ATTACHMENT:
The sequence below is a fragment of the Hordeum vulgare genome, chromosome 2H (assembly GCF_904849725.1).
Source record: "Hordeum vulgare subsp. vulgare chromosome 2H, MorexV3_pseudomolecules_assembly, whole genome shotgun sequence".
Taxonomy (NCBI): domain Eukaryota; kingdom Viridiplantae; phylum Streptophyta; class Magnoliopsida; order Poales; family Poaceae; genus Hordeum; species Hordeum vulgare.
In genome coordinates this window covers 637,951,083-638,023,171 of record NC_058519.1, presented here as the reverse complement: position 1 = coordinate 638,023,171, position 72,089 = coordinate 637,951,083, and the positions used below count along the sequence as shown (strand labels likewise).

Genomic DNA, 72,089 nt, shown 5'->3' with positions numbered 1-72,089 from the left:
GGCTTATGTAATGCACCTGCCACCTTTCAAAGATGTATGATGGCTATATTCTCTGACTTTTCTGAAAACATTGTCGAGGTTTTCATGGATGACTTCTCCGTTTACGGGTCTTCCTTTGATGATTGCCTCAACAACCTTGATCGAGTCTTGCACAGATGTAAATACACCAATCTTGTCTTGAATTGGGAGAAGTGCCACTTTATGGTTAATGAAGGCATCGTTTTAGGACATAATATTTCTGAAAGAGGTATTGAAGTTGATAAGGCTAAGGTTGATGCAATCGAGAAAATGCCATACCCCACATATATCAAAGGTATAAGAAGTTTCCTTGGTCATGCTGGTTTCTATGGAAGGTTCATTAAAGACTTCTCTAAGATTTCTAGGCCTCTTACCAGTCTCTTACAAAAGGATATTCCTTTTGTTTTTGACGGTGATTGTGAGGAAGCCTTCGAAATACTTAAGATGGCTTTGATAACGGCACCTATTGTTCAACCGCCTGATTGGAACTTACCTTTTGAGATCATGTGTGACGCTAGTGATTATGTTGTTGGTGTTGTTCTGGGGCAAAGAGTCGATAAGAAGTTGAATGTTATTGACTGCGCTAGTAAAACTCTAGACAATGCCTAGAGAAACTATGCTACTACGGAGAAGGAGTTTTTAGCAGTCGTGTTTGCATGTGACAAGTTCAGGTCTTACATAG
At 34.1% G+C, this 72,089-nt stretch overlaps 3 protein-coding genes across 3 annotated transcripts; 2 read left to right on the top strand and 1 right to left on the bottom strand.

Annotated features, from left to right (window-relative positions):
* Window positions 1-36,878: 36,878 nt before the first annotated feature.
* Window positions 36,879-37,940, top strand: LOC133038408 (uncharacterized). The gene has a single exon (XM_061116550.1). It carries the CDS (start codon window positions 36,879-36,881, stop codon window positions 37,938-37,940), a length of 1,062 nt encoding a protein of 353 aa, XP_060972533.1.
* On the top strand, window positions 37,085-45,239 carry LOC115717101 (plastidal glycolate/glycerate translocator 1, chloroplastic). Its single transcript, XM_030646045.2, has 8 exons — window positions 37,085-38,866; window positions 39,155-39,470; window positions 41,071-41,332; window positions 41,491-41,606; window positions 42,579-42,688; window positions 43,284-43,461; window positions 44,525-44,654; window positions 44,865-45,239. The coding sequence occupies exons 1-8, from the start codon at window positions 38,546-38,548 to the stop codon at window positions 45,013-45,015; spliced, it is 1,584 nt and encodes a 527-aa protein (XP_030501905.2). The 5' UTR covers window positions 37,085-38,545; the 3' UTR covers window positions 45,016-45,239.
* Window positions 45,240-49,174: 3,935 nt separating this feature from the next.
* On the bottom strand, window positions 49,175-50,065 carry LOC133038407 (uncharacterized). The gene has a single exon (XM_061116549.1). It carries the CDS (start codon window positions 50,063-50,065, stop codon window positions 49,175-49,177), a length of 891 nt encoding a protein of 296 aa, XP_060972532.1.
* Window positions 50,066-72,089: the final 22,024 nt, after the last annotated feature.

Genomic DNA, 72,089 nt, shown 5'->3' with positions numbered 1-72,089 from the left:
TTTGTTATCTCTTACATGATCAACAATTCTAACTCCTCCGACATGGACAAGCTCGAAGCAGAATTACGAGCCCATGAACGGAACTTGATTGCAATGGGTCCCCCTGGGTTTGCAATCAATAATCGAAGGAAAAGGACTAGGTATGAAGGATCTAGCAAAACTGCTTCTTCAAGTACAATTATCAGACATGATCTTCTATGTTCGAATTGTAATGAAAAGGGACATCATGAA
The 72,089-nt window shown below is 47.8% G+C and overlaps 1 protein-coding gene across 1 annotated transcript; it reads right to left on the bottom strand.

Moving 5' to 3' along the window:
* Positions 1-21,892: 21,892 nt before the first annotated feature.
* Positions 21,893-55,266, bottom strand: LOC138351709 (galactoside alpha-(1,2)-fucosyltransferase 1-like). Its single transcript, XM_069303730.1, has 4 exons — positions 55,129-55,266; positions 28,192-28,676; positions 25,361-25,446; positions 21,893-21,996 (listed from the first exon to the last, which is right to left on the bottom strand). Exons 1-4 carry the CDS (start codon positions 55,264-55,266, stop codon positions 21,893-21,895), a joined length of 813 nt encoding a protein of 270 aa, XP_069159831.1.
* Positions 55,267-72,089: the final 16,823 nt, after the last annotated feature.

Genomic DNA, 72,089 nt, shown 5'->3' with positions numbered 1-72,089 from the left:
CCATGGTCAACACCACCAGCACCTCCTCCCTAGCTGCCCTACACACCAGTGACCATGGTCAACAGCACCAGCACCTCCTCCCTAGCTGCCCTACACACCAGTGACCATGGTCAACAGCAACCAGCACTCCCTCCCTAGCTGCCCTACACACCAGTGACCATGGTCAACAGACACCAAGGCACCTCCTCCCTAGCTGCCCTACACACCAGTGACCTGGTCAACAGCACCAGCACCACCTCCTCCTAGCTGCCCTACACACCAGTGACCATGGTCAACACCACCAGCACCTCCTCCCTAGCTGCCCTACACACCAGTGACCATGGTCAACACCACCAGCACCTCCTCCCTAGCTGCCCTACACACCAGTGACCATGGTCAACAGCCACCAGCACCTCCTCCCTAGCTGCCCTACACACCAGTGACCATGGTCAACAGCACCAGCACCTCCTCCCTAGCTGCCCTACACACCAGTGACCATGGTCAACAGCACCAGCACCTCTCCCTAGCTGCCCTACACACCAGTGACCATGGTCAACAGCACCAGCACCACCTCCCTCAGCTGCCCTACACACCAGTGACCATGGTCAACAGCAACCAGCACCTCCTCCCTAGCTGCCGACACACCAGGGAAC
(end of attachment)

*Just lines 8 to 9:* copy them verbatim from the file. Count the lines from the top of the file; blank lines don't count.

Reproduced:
Annotated features, from left to right (window-relative positions):
* Window positions 1-36,878: 36,878 nt before the first annotated feature.